After the game, Vanderbilt head coach Tim Corbin said the Commodores still have their work cut out for them if they want to bring a back-to-back national championship home to Nashville.

Adding to the pressure is the mostly-Mississippi State crowd in attendance.

“We knew this was going to be difficult,” Corbin said. “And it will continue to be difficult. This place is filled with people that aren't wearing gold and black, and we're playing a very good team.”

MSU fans hatched a plan of attack on social media against the well-known “Vandy Whistler" Commodores fan, who does three short whistles between pitches. For the first few innings, the MSU fans roared “Let’s Go State!” after he whistled. The Bulldogs' chant died down after the score became lopsided.

“We've played on the road at a lot of tough stadiums. And I think throughout the year that's helped us a lot,” said Vanderbilt third baseman Jayson Gonzalez, who hit a three-run home run during the first inning. “Coming in tonight, like I said, we were trying to enjoy it as much as we can. We knew what the atmosphere was going to be like. We knew what the mood was going to be like.”

GAME TWO

In what Corbin called “embarrassing”, MSU defeated Vanderbilt, 13–2, Tuesday in Game 2.

The Commodores coach said the slanted scoreboard was due to Vanderbilt using five true freshman pitchers. This included starter Christian Little, who is 17 years old. Only two of the five players had pitched in a game since May. In total, the pitchers allowed 14 hits and 10 walks.

“It's not fun to play like that,” Corbin said. “But at the same time it's a loss. A loss is a loss is a loss. They're not worth more than the other. So all you're left with is the next game. And everyone would sign up for that.”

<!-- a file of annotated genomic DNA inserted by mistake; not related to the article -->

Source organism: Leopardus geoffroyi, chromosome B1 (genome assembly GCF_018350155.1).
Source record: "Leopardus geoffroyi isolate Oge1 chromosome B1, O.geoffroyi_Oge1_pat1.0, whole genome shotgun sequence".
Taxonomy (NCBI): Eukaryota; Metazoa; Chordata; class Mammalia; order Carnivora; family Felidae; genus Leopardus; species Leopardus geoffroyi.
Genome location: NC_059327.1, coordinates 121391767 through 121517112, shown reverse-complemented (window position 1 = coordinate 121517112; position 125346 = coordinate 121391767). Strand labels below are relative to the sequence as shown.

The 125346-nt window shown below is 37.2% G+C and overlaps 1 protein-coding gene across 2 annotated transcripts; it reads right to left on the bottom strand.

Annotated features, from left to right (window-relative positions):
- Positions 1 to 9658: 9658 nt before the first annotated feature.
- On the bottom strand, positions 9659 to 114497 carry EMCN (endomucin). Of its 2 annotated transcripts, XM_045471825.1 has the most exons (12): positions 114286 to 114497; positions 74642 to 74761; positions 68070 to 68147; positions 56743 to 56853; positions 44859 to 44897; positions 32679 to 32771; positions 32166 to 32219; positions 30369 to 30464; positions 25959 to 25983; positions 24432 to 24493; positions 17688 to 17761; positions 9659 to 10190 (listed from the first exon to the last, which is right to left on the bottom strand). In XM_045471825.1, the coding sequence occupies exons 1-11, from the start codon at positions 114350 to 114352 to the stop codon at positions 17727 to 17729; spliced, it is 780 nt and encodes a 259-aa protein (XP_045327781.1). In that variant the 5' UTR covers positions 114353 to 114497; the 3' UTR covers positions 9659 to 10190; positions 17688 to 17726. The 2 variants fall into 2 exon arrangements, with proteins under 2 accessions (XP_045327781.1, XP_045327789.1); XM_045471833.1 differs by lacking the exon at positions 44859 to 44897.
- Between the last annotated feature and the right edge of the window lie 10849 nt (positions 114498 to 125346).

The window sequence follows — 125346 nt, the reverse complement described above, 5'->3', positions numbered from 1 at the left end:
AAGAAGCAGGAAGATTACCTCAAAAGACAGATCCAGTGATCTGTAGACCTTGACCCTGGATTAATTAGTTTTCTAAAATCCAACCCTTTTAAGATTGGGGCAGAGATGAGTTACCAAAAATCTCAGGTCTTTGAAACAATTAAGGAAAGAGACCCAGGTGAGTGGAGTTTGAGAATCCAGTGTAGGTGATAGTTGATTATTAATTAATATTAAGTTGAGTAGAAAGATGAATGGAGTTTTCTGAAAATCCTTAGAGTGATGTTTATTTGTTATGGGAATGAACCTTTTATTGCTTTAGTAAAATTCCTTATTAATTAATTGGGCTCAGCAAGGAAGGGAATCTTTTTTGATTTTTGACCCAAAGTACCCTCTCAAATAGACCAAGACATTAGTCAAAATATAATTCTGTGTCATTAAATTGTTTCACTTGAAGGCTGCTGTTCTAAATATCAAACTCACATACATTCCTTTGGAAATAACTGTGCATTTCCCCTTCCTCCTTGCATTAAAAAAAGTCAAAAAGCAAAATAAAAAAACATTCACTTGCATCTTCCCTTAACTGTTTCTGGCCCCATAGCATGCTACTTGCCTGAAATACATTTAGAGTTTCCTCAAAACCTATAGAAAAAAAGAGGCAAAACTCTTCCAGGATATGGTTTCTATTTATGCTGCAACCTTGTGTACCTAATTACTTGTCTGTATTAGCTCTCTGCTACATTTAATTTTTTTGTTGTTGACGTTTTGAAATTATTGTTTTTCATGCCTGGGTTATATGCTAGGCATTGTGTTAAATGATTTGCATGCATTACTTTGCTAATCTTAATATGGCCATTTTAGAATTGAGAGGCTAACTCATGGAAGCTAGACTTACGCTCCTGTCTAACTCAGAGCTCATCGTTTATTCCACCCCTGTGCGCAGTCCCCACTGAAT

Even though MSU was celebrating the win, Lemonis said the team was focused on the possibility of facing ace Vanderbilt pitcher Kumar Rocker on Wednesday in Game 3. Rocker was named the 2019 CWS Most Outstanding Player and expected to be high first-round draft pick this year.

“He's probably one of the best to ever play in college baseball,” Lemonis said. “I keep telling our guys it's going to be a tough road. Our road is always going to be the tough one. We'll have to be the best if we want to win a national championship. “

Jun 26, 2021; Omaha, Nebraska, USA;  Mississippi State Bulldogs pitcher Will Bednar (24) throws against the Texas Longhorns at TD Ameritrade Park.

Will Bednar

GAME THREE

The Bulldogs won the finals by outpitching Vanderbilt, having the first one-hit game at the CWS since 2014.

Redshirt freshman Will Bednar didn’t let Vanderbilt get a hit in the six innings he pitched and was named CWS Most Outstanding Player after the game. Reliever Landon Sims closed it out for MSU, allowing only one hit in the eighth inning when Vanderbilt sophomore Carter Young singled to center field.